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I'm a college student studying semiconductors. I can't understand what is happening inside the materials when two or more different materials are in contact. Can I get some help?

So, basically at thermodynamic equilibrium, the Fermi level of all materials should be the same. Yes, I understand that, because the electrons of each material will tend to move to a lower energy level, ultimately reaching equilibrium.

However, in metal & n-doped semiconductor junctions, as you can see in the figure below, the Fermi level of the semiconductor is higher than that of the metal. Therefore, I assumed that electrons will flow from the semiconductor into the metal. If that's the case, shouldn't metal's Fermi level increase? Why does the Fermi level of semiconductor change only, instead of both materials? Also, I learned that at the surface of each materials, the charges pile up, creating a barrier (Schottky barrier). However, if electrons migrate into metal, which has high conductivity and freedom of movement of electrons, in what way does charges pile up?

figure of metal-semiconductor junction

My second question features the MOS structure. As you can see in the figure below, all the materials are in contact, reaching a equilibrium. However, the oxide layer acts as an insulator, forbidding electron movement through the material. In this situation, in which mechanism does the Fermi level reach equilibrium throughout all materials?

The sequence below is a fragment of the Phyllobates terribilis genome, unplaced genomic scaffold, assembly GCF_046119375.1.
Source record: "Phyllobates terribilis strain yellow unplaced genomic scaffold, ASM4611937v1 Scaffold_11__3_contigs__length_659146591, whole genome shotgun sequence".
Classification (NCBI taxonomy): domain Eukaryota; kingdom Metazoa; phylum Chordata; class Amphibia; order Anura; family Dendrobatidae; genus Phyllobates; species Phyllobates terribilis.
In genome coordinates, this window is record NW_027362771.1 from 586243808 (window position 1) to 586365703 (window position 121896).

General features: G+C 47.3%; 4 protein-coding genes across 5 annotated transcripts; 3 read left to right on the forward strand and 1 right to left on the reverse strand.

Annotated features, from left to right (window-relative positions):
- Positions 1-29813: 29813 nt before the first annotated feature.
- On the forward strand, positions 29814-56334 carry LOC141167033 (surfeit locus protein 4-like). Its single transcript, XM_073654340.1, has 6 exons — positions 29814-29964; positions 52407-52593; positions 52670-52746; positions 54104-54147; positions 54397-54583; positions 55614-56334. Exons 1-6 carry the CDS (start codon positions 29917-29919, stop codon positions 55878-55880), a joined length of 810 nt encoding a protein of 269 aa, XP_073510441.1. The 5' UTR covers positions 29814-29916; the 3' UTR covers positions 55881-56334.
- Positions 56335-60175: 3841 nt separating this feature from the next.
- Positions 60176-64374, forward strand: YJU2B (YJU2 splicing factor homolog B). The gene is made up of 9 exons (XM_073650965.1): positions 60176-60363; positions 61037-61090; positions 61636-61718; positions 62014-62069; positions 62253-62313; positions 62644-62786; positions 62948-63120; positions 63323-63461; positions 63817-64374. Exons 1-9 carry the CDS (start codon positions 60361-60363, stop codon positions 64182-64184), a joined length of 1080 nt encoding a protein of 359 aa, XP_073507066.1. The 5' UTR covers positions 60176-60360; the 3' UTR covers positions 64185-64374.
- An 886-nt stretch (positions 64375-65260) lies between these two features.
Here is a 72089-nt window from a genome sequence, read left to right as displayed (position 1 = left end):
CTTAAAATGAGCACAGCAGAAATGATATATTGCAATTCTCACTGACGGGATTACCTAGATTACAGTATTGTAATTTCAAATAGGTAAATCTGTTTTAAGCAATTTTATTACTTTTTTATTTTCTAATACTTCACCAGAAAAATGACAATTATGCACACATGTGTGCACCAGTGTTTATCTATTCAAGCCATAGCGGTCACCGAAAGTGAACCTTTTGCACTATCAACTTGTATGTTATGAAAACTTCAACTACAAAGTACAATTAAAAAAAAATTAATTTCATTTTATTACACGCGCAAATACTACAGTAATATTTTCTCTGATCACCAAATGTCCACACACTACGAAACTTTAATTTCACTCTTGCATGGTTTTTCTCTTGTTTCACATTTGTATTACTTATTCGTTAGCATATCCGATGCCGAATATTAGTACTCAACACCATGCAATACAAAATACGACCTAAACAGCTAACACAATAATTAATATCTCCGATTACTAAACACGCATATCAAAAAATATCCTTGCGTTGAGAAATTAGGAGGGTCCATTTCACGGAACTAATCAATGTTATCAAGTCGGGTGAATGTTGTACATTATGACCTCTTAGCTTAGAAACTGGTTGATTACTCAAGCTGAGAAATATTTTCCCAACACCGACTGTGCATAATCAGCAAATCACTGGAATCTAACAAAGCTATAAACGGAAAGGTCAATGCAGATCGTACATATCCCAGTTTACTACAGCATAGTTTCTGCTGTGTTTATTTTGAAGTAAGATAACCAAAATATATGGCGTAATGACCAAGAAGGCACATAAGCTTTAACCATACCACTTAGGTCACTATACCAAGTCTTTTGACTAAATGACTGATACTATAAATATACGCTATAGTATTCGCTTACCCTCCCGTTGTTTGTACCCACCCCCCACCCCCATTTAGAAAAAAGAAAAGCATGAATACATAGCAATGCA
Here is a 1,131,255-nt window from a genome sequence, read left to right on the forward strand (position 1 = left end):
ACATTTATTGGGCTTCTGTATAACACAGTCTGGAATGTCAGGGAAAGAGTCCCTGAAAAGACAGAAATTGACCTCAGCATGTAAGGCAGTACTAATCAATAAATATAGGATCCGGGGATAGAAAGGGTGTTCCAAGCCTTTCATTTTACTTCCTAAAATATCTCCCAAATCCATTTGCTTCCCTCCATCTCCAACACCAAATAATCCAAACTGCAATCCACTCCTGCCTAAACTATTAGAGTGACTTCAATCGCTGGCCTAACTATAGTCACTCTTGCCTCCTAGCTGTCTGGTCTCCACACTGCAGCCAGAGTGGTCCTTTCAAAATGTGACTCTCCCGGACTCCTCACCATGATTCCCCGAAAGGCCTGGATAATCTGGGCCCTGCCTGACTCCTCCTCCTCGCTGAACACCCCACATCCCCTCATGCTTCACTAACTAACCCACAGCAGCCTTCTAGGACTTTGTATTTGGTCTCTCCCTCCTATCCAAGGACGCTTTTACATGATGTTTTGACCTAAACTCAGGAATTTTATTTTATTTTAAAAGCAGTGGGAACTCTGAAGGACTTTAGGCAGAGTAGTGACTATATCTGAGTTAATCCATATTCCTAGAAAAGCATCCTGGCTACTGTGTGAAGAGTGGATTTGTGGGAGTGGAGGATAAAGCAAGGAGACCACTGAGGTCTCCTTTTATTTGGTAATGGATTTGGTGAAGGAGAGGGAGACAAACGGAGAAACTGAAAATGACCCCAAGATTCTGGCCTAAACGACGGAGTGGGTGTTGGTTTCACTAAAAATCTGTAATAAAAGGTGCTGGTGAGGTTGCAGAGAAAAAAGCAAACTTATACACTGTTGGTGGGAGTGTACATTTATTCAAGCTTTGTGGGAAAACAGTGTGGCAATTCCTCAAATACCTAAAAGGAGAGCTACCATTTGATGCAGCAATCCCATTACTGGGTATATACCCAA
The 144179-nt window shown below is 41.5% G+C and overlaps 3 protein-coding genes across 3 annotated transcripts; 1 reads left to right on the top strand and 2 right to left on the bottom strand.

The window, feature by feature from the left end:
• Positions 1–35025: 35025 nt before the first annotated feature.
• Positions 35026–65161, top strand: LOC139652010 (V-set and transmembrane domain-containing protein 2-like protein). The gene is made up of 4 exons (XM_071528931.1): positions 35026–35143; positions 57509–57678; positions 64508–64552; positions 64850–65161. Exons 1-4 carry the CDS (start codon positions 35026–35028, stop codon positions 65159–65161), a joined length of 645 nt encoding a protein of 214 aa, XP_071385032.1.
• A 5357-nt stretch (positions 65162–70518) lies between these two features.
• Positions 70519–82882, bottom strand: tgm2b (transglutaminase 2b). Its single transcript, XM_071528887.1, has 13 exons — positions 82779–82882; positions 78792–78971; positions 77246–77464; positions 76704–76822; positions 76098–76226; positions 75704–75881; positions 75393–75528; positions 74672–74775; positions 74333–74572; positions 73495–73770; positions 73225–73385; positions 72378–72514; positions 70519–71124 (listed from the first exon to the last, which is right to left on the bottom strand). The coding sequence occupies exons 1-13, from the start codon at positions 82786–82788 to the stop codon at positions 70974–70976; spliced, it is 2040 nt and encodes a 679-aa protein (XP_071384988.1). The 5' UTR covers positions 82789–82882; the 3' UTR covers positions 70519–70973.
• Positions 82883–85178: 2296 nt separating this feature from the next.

figure of MOS structure

Thank you.

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Why does the Fermi level of semiconductor change only, instead of both materials?

In principle, the Fermi level changes in both materials. However, the metal has a lot more electrons than the semiconductor does. In a semiconductor, only dopants contribute electrons, and dopants make up a small fraction of the total number of atoms. In a metal, basically all atoms contribute electrons. So, shifting the Fermi level in the metal takes a lot more energy than shifting the Fermi level in the semiconductor, and to a good approximation, the Fermi level in the metal doesn't move; the Fermi level in the semiconductor does. This is is just an approximation; the Fermi level in the metal does move a little, but it's such a small effect that it's usually ignored. (An exception is when you have a small amount of metal relative to the amount of semiconductor.)

in what way does charges pile up?

To get a constant Fermi level, the bands have to bend near the interface. This basically creates a potential well that the electrons fall into. (Arguably, cause and effect run in the opposite direction.)

In [a MOS structure], in which mechanism does the Fermi level reach equilibrium throughout all materials?

In practice, it doesn't reach equilibrium. (Unless you have a crummy oxide layer.) If you waited a really long time (sometimes on the order of years or even decades), eventually electrons would tunnel across the barrier (or be thermally excited over the barrier) and the Fermi level would equilibrate. So, MOS devices generally aren't in equilibrium; they're in a metastable state. This is basically how flash memory works: a structure similar to the gate gets charged up and takes so long to discharge that it can store information (i.e. retain its charge) for years or even decades. If you made a sufficiently thick, high-quality oxide layer, it would retain its charge effectively forever.

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